The comment made by Gary Sprung that "cycling in the backcountry is no worse for the environment than hiking," is misleading, in my opinion. Opening up backcountry areas to mountain bikes poses many problems: What about the trails built through meadows and steep areas of highly erodable soils? What about the disturbance this activity will have on wildlife? What about conflicts with other wilderness users such as backpackers and pack stock users? Lastly, while funding for wilderness programs in all of the four agencies responsible for managing these lands continues to dwindle, what impact will this have on budgets already stretched thin?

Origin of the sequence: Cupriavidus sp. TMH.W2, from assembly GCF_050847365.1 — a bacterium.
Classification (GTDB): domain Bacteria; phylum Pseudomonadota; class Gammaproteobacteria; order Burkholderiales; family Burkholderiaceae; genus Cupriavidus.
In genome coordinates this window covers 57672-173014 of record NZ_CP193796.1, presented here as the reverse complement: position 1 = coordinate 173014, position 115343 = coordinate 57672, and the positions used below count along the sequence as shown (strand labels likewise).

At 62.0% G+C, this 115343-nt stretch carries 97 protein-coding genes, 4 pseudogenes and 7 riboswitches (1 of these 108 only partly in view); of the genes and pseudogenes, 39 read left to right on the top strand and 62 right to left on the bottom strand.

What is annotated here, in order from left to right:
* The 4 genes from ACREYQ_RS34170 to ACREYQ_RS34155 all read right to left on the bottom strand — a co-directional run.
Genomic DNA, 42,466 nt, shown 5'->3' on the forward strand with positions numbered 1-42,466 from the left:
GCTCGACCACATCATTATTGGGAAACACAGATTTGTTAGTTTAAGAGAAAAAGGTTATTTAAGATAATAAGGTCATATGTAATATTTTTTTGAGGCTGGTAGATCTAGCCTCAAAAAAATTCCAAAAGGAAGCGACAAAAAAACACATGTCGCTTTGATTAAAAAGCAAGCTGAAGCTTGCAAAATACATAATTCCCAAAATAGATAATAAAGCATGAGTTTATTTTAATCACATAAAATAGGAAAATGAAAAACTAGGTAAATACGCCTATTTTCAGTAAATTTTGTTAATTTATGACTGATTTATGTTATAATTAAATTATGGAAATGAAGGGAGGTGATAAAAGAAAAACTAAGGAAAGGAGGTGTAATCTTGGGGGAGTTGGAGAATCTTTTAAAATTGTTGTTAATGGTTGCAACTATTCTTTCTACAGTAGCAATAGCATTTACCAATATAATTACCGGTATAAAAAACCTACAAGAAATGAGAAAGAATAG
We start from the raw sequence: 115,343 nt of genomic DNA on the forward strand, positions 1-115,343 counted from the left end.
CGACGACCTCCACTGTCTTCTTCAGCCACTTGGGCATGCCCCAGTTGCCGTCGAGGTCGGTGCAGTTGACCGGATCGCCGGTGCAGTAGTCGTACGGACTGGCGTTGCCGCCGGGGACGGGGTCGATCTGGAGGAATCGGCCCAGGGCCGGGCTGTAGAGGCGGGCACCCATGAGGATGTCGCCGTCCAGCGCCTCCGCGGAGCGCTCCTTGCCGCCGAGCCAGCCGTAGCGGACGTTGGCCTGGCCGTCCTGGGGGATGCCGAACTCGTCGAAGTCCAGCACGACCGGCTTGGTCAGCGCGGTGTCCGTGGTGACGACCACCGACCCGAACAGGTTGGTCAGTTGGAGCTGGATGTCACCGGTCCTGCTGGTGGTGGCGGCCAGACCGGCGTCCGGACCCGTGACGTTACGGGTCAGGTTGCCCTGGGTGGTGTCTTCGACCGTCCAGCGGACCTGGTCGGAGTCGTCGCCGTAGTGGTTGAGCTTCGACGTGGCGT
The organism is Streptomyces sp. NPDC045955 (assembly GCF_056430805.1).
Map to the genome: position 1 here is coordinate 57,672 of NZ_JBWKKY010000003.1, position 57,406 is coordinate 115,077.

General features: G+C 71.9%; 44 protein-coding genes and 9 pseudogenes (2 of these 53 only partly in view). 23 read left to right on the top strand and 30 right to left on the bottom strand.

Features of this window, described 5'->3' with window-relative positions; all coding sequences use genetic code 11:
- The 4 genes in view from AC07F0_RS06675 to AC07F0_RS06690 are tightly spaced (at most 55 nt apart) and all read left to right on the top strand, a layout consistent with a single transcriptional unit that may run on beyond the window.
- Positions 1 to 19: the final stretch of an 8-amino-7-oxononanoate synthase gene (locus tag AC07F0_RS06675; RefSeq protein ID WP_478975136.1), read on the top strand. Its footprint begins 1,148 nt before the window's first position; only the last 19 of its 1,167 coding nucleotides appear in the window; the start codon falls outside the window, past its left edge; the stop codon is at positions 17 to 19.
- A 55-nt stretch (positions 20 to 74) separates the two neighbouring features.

I’ve been an avid mountain biker for 17 years. I’ve also been a wilderness ranger in northwest California for the past six seasons. With all of the modern technology at our disposal these days, people are getting deeper into remote areas that in the past were not accessible, from snowmobiles in Yellowstone National Park to OHVs in the Mojave Desert, and dirt bikes in national forests. Now mountain bikes in our wilderness areas? When do we start saying, "Enough is enough?"
- Traci Amborn on Fracking is the big new gun
- Deb Dedon on Should the president of the Navajo Nation speak Navajo?
- Deb O'Neill on Wyoming grapples with how to fund wildlife conservation
- Bill Williams on Wyoming grapples with how to fund wildlife conservation
- Nathan Johnson on Wyoming grapples with how to fund wildlife conservation